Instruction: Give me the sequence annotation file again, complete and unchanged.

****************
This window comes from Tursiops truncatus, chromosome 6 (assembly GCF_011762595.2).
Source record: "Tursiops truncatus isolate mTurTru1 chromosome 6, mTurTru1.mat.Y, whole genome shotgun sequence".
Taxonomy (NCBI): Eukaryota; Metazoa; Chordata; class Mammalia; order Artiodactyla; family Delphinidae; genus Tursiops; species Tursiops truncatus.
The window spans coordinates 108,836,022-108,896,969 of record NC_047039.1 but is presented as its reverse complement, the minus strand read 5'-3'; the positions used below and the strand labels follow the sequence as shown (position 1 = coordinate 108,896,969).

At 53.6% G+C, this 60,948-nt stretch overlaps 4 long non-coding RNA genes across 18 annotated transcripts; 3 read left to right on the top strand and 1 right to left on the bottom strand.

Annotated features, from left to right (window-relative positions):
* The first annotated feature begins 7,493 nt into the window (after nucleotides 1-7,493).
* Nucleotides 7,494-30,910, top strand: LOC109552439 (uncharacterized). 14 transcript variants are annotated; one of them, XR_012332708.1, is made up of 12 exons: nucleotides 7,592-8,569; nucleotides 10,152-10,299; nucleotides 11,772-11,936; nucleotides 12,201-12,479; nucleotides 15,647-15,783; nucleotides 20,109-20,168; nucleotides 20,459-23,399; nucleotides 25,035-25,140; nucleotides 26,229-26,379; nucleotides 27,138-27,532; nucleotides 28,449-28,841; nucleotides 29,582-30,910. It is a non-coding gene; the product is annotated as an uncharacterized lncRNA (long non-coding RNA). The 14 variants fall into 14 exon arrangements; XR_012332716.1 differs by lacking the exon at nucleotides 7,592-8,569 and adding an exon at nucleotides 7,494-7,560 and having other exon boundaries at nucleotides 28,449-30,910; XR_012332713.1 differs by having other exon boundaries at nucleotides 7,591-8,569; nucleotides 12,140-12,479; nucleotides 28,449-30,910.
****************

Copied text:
This window comes from Tursiops truncatus, chromosome 6 (assembly GCF_011762595.2).
Source record: "Tursiops truncatus isolate mTurTru1 chromosome 6, mTurTru1.mat.Y, whole genome shotgun sequence".
Taxonomy (NCBI): Eukaryota; Metazoa; Chordata; class Mammalia; order Artiodactyla; family Delphinidae; genus Tursiops; species Tursiops truncatus.
The window spans coordinates 108,836,022-108,896,969 of record NC_047039.1 but is presented as its reverse complement, the minus strand read 5'-3'; the positions used below and the strand labels follow the sequence as shown (position 1 = coordinate 108,896,969).

At 53.6% G+C, this 60,948-nt stretch overlaps 4 long non-coding RNA genes across 18 annotated transcripts; 3 read left to right on the top strand and 1 right to left on the bottom strand.

Annotated features, from left to right (window-relative positions):
* The first annotated feature begins 7,493 nt into the window (after nucleotides 1-7,493).
* Nucleotides 7,494-30,910, top strand: LOC109552439 (uncharacterized). 14 transcript variants are annotated; one of them, XR_012332708.1, is made up of 12 exons: nucleotides 7,592-8,569; nucleotides 10,152-10,299; nucleotides 11,772-11,936; nucleotides 12,201-12,479; nucleotides 15,647-15,783; nucleotides 20,109-20,168; nucleotides 20,459-23,399; nucleotides 25,035-25,140; nucleotides 26,229-26,379; nucleotides 27,138-27,532; nucleotides 28,449-28,841; nucleotides 29,582-30,910. It is a non-coding gene; the product is annotated as an uncharacterized lncRNA (long non-coding RNA). The 14 variants fall into 14 exon arrangements; XR_012332716.1 differs by lacking the exon at nucleotides 7,592-8,569 and adding an exon at nucleotides 7,494-7,560 and having other exon boundaries at nucleotides 28,449-30,910; XR_012332713.1 differs by having other exon boundaries at nucleotides 7,591-8,569; nucleotides 12,140-12,479; nucleotides 28,449-30,910.